Appeal from judgment of Commonwealth Court of Pennsylvania, Commonwealth Docket, 1970, No. 338, in case of Joseph R. Glancey, President Judge of Municipal Court of Philadelphia on behalf of himself and all other Judges of said Court v. Robert P. Casey, Auditor General, and Grace M. Sloan, State Treasurer.
Norman C. Henss, with him Robert C. Duffy, for appellant.
William H. Smith, Chief Counsel to the Auditor General, with him Charles A. Woods, Jr., Deputy Attorney General, and J. Shane Creamer, Attorney General, for appellees.
Jones, Eagen, O'Brien, Roberts and Pomeroy, JJ. Opinion by Mr. Chief Justice Jones. Mr. Justice Eagen and Mr. Justice Roberts concur in the result. The former Mr. Chief Justice Bell and the former Mr. Justice Barbieri took no part in the consideration or decision of this case. Concurring Opinion by Mr. Justice Pomeroy.
Prior to January 1, 1969, there were twenty-eight magistrates in the City of Philadelphia whose salaries, by statute,*fn1 were paid by the City. The chief magistrate's salary was $15,000 per annum and the salary of each of the other magistrates was $12,500 per annum. As of January 1, 1969, the office of magistrate was abolished: Article 5, Schedule 16(u) of the Pennsylvania Constitution. On January 1, 1969, a new Municipal Court, a court of record, and a new Traffic Court for the City of Philadelphia came into existence: Article 5, Section 6(c), and Article 5, Schedule 16(e) of the Pennsylvania Constitution.
The Governor of the Commonwealth then named twenty-two former magistrates as judges of the new
Municipal Court and six former magistrates as judges of the new Traffic Court. Seven of the appointed judges of the Municipal Court -- members of the bar of this Court -- were termed "Law Judges" and fifteen of the appointed judges -- nonmembers of the bar of this Court -- were termed "Lay Judges." By virtue of Section 16(r) of the Schedule to Article 5 of the Constitution, the jurisdiction of the new Municipal Court, particularly as to the "Law Judges," was enlarged and exceeded the jurisdiction possessed by the former magistrates.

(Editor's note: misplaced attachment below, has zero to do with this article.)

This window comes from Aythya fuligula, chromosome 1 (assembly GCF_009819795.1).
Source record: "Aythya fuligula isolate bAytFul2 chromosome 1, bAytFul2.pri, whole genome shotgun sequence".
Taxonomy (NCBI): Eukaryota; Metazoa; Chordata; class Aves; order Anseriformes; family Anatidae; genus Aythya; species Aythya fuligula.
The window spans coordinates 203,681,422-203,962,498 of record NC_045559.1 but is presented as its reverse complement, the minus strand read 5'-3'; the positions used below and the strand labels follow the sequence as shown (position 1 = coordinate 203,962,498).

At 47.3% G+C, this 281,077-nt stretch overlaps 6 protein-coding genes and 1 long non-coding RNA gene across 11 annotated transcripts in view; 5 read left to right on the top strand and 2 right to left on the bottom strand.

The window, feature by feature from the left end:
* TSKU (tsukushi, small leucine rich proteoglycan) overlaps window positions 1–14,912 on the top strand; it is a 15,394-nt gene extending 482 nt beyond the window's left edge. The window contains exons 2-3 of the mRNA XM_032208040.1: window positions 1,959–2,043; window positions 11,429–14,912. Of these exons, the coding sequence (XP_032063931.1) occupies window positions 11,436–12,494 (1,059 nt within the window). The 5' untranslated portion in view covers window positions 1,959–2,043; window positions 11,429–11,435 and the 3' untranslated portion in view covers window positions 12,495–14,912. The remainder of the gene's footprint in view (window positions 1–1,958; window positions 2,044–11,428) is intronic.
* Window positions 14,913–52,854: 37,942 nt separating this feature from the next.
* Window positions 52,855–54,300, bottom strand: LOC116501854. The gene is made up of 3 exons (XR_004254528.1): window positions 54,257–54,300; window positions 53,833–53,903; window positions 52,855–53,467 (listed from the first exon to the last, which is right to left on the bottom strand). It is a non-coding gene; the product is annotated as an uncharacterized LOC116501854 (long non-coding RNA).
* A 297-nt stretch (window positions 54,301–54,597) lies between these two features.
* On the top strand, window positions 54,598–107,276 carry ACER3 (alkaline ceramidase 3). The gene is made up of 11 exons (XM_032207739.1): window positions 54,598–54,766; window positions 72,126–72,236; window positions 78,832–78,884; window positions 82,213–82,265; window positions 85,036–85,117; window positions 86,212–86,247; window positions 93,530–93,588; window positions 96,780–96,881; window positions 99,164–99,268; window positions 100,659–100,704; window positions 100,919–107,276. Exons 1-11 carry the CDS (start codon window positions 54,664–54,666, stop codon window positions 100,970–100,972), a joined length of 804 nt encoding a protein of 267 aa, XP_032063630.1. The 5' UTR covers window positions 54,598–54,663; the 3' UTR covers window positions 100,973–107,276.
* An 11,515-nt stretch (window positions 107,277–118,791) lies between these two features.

From January 1, 1969, until July 1, 1969, the judges of the Municipal Court performed their duties in full compliance with the constitutional requirements.*fn2 The Constitution of 1968 did not specify the amount of compensation to be paid to the Municipal Court judges. The only reference in the Constitution to judicial compensation is the mandate that "judges . . . shall be compensated by the Commonwealth as provided by law. Their compensation shall not be diminished during their terms of office, unless by law applying generally to all salaried officers of the Commonwealth." (Emphasis added) See, Article 5, Section 16(a).
During the period from January 1, 1969, until the passage of legislation on October 17, 1969, the Municipal Court judges were paid the same salaries they had been paid while acting in a magisterial status prior to January 1, 1969. During this period the judges submitted monthly vouchers requesting the Auditor General and the State Treasurer (appellees) to approve
and to pay, respectively, salaries in the following amounts: President Judge, $21,000, payable $1,750 monthly, Law Judges, $20,000, payable $1,667 monthly, and Lay Judges, $16,000, payable $1,375 monthly.*fn3 Appellees, in the absence of any legislation, refused to approve and pay the amounts of said vouchers in excess of the salaries which the said judges had been receiving when they were in a magisterial status.
Finally, the General Assembly, on October 17, 1969, enacted legislation which provided a salary scale for Municipal Court judges in the amounts requested. However, this statute provided that, although it should take effect immediately, the salaries fixed should "relate back to and be payable from July 1, 1969." Since July 1, 1969, Municipal Court judges have been paid the salaries fixed by such legislation.
The crux of the instant controversy is whether the Municipal Court judges are entitled to the salary payments under the ...